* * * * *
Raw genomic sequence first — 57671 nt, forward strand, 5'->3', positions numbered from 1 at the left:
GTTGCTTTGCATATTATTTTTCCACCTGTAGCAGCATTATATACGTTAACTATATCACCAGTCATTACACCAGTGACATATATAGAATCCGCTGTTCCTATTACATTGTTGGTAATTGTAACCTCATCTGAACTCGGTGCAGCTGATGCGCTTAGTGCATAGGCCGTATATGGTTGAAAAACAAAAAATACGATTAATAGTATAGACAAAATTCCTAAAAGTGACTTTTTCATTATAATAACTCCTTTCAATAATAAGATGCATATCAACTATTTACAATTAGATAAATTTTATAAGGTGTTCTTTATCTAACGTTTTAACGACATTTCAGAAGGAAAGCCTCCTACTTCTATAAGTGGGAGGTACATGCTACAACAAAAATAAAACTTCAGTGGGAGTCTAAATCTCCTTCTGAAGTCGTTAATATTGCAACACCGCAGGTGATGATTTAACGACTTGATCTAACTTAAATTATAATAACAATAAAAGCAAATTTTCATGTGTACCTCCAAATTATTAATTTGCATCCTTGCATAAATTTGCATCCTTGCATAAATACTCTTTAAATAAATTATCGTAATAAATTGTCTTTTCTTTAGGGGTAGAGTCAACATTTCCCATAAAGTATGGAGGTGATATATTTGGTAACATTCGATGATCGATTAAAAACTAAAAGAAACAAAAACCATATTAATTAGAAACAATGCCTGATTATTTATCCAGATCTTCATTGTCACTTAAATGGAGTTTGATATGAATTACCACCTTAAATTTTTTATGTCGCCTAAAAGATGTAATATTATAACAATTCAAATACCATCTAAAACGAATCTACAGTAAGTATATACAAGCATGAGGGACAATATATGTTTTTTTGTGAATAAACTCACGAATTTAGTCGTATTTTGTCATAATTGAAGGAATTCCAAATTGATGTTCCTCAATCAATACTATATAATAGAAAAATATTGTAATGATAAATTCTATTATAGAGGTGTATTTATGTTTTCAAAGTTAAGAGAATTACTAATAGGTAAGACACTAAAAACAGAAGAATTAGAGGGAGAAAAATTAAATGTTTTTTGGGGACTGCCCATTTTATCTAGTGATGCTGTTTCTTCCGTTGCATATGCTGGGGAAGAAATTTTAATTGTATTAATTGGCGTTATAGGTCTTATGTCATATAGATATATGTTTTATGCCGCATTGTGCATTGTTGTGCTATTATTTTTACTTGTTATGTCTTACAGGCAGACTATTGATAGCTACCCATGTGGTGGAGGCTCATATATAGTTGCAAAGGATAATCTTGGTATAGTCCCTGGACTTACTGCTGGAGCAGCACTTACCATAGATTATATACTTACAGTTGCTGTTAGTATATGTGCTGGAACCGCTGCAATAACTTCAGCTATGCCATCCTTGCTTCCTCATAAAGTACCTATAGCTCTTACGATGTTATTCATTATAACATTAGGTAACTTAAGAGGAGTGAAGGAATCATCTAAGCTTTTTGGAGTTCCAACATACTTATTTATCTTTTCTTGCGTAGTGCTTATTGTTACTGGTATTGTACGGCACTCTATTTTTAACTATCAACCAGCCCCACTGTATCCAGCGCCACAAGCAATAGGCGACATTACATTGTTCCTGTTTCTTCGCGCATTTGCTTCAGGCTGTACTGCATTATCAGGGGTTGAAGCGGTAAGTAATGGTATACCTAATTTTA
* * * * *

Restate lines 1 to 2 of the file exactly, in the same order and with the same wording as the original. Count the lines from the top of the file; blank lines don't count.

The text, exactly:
Raw genomic sequence first — 57671 nt, forward strand, 5'->3', positions numbered from 1 at the left:
GTTGCTTTGCATATTATTTTTCCACCTGTAGCAGCATTATATACGTTAACTATATCACCAGTCATTACACCAGTGACATATATAGAATCCGCTGTTCCTATTACATTGTTGGTAATTGTAACCTCATCTGAACTCGGTGCAGCTGATGCGCTTAGTGCATAGGCCGTATATGGTTGAAAAACAAAAAATACGATTAATAGTATAGACAAAATTCCTAAAAGTGACTTTTTCATTATAATAACTCCTTTCAATAATAAGATGCATATCAACTATTTACAATTAGATAAATTTTATAAGGTGTTCTTTATCTAACGTTTTAACGACATTTCAGAAGGAAAGCCTCCTACTTCTATAAGTGGGAGGTACATGCTACAACAAAAATAAAACTTCAGTGGGAGTCTAAATCTCCTTCTGAAGTCGTTAATATTGCAACACCGCAGGTGATGATTTAACGACTTGATCTAACTTAAATTATAATAACAATAAAAGCAAATTTTCATGTGTACCTCCAAATTATTAATTTGCATCCTTGCATAAATTTGCATCCTTGCATAAATACTCTTTAAATAAATTATCGTAATAAATTGTCTTTTCTTTAGGGGTAGAGTCAACATTTCCCATAAAGTATGGAGGTGATATATTTGGTAACATTCGATGATCGATTAAAAACTAAAAGAAACAAAAACCATATTAATTAGAAACAATGCCTGATTATTTATCCAGATCTTCATTGTCACTTAAATGGAGTTTGATATGAATTACCACCTTAAATTTTTTATGTCGCCTAAAAGATGTAATATTATAACAATTCAAATACCATCTAAAACGAATCTACAGTAAGTATATACAAGCATGAGGGACAATATATGTTTTTTTGTGAATAAACTCACGAATTTAGTCGTATTTTGTCATAATTGAAGGAATTCCAAATTGATGTTCCTCAATCAATACTATATAATAGAAAAATATTGTAATGATAAATTCTATTATAGAGGTGTATTTATGTTTTCAAAGTTAAGAGAATTACTAATAGGTAAGACACTAAAAACAGAAGAATTAGAGGGAGAAAAATTAAATGTTTTTTGGGGACTGCCCATTTTATCTAGTGATGCTGTTTCTTCCGTTGCATATGCTGGGGAAGAAATTTTAATTGTATTAATTGGCGTTATAGGTCTTATGTCATATAGATATATGTTTTATGCCGCATTGTGCATTGTTGTGCTATTATTTTTACTTGTTATGTCTTACAGGCAGACTATTGATAGCTACCCATGTGGTGGAGGCTCATATATAGTTGCAAAGGATAATCTTGGTATAGTCCCTGGACTTACTGCTGGAGCAGCACTTACCATAGATTATATACTTACAGTTGCTGTTAGTATATGTGCTGGAACCGCTGCAATAACTTCAGCTATGCCATCCTTGCTTCCTCATAAAGTACCTATAGCTCTTACGATGTTATTCATTATAACATTAGGTAACTTAAGAGGAGTGAAGGAATCATCTAAGCTTTTTGGAGTTCCAACATACTTATTTATCTTTTCTTGCGTAGTGCTTATTGTTACTGGTATTGTACGGCACTCTATTTTTAACTATCAACCAGCCCCACTGTATCCAGCGCCACAAGCAATAGGCGACATTACATTGTTCCTGTTTCTTCGCGCATTTGCTTCAGGCTGTACTGCATTATCAGGGGTTGAAGCGGTAAGTAATGGTATACCTAATTTTA